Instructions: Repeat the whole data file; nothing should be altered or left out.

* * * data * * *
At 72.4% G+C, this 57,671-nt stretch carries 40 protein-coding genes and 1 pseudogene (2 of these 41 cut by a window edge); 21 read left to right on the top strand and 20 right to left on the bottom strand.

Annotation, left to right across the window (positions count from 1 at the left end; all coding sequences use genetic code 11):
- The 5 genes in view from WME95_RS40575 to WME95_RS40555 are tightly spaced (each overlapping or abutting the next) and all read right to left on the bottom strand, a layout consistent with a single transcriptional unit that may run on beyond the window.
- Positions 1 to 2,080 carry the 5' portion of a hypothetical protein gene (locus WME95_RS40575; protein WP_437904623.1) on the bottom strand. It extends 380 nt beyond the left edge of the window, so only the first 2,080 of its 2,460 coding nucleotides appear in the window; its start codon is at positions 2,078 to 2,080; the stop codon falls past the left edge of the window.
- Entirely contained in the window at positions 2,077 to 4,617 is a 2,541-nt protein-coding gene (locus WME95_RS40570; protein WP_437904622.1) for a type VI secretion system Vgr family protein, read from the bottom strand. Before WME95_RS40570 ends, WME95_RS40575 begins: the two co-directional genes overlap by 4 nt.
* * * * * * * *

At 72.4% G+C, this 57,671-nt stretch carries 40 protein-coding genes and 1 pseudogene (2 of these 41 cut by a window edge); 21 read left to right on the top strand and 20 right to left on the bottom strand.

Annotation, left to right across the window (positions count from 1 at the left end; all coding sequences use genetic code 11):
- The 5 genes in view from WME95_RS40575 to WME95_RS40555 are tightly spaced (each overlapping or abutting the next) and all read right to left on the bottom strand, a layout consistent with a single transcriptional unit that may run on beyond the window.
- Positions 1 to 2,080 carry the 5' portion of a hypothetical protein gene (locus WME95_RS40575; protein WP_437904623.1) on the bottom strand. It extends 380 nt beyond the left edge of the window, so only the first 2,080 of its 2,460 coding nucleotides appear in the window; its start codon is at positions 2,078 to 2,080; the stop codon falls past the left edge of the window.
- Entirely contained in the window at positions 2,077 to 4,617 is a 2,541-nt protein-coding gene (locus WME95_RS40570; protein WP_437904622.1) for a type VI secretion system Vgr family protein, read from the bottom strand. Before WME95_RS40570 ends, WME95_RS40575 begins: the two co-directional genes overlap by 4 nt.